Energy East pipeline is safe good for country TransCanada tells NEB hearings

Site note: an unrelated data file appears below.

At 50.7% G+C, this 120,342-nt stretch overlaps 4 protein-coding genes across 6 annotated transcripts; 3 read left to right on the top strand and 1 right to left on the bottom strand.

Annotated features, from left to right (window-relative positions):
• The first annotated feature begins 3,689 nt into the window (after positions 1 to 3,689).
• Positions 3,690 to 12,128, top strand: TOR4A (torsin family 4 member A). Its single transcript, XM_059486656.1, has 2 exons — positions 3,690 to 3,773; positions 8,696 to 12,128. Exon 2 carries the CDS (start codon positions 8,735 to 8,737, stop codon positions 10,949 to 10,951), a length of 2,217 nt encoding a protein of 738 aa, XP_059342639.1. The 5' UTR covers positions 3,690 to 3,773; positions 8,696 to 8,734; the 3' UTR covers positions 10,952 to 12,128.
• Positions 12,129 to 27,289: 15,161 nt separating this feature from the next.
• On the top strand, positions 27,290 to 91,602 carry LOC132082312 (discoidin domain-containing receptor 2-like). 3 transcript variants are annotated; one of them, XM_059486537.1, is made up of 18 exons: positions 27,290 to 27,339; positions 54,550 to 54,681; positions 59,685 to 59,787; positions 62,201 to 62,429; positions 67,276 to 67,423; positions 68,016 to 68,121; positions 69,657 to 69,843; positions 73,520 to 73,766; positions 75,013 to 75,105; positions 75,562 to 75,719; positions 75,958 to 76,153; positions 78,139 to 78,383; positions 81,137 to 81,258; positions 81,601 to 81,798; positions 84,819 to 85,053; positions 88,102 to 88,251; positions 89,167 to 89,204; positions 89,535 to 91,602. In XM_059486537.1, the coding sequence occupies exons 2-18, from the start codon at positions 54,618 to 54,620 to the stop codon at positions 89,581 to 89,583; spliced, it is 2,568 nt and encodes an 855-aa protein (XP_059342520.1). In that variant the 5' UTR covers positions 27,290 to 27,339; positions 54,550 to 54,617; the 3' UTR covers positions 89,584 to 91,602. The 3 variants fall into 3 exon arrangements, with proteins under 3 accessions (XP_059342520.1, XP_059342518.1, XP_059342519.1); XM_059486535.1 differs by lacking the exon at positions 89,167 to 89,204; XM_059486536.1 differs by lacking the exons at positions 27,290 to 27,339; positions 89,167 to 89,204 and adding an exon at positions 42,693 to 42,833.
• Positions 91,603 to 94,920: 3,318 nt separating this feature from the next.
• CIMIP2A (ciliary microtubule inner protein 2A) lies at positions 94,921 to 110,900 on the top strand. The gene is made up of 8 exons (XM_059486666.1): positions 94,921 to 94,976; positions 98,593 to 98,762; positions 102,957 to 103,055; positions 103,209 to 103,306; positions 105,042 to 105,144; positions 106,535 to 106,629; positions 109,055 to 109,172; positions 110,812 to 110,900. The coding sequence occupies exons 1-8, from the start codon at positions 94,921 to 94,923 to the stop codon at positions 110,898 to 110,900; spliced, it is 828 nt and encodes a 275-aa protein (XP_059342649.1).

SAINT JOHN, N.B. – TransCanada Corp. stressed its commitment to the safety of oil shipments as three days of hearings into the proposed $15.7 billion Energy East pipeline project opened in New Brunswick on Monday.“We are committed to delivering this oil safely, responsibly, and reliably, and our goal is to have zero incidents,” said John Van der Put, vice president of eastern oil pipeline projects for TransCanada Corp. (TSX:TRP).He told a three-member National Energy Board panel convening in Saint John that the project is “the safest and most environmentally responsible way” to transport crude oil from Western to Eastern Canada.He said more than 700 pipeline route changes have already been made as a result of a public consultation process with communities in the three years since the project was announced.“We submit that moving forward with the Energy East project is in the best interests of the country, of the province of New Brunswick, and the City of Saint John,” said Van der Put.A spokesman for manufacturers in the province emphasized the province is badly in need of jobs the project would bring, citing unemployment rates of up to 20 per cent in some counties.Joel Richardson of Canadian Manufacturers and Exporters said as unemployed New Brunswickers return home from the West due to the downturn in the oil industry, there are growing numbers of skilled tradespeople in dire need of work.“We believe the approval of Energy East will help create new direct and indirect jobs for thousands of unemployed people in New Brunswick … and will generate tax revenue to help us cover health care, education and social services in New Brunswick,” he told the panel.However, groups including Nature Canada and the Sierra Club voiced their concerns about the potential environmental impact of the project.Emma Hebb, of the Sierra Club Foundation of Canada, said the project is simply the wrong one given the environmental challenges posed by global warming.“We do not believe that this is the best thing for the public interest because it entails an investment in fossil fuel infrastructure at a time when all good science tells us that we need to be switching away from these fossil fuel resources as soon as possible,” said Hebb.Both Hebb and representatives from Nature Canada quizzed the company on its plans in the event of an oil spill along the proposed 4,500 kilometre route.Van der Put said the key is to put in place a rapid response to any emergency anywhere along the pipeline.He said the company would be able to have field personnel on site within three hours of a spill and equipment on site within six hours.He also said TransCanada does site-specific planning to ensure those response targets are met.As part of the development, crude oil from Alberta would be shipped through the pipeline to Saint John, where it would be refined.Garry Prosser, whose Anthony’s Cove home is across from the proposed tank farm for the marine terminal where the oil will be stored, expressed frustration with a lack of answers from TransCanada about the effects on homeowners in the vicinity.Prosser said he hasn’t received answers to his concerns.“What price do I have to pay?” said Prosser. “My quality of life, enjoyment of property, health and safety, property values and sense of community will be dramatically affected by this project.”The executive director of the conservation group Nature NB testified that over 200 species and millions of individual birds migrate in the area where the pipeline is planned and over the waters where supertankers will steam with huge cargos of oil.Vanessa Roy-McDougall noted that species such as the eider ducks, Wilson’s storm petrels, Atlantic puffins, razorbills and terns have nesting grounds in the Bay of Fundy.Nearly 30 species of shorebirds migrate through the bay in late summer and early fall, and between 1.1 and 2.1 million semipalmated sandpipers — the bulk of the world’s population of the species — migrate along the coast each year, she testified.“Given the number of birds and species at risk, such as the northern right whale, that frequent the area, Nature NB is concerned about how the increased tanker traffic and the large amount of oil in storage will lead to an increased risk of oil spills in the area,” said Roy-McDougall.She said such a spill would be devastating to birds and marine species, “and in some cases devastating to a large percentage of the global population of the species.”Van der Put said there is a very low probability of such a spill.In all 337 interveners are scheduled to testify about the pipeline during hearings in cities across Canada.The hearings are scheduled to conclude in Kingston, Ont., in December and the energy board must make a recommendation to the federal government by March, 16, 2018. Energy East pipeline is safe, good for country, TransCanada tells NEB hearings by The Canadian Press Posted Aug 8, 2016 8:16 am MDT Last Updated Aug 8, 2016 at 2:40 pm MDT AddThis Sharing ButtonsShare to TwitterTwitterShare to FacebookFacebookShare to RedditRedditShare to 電子郵件Email read more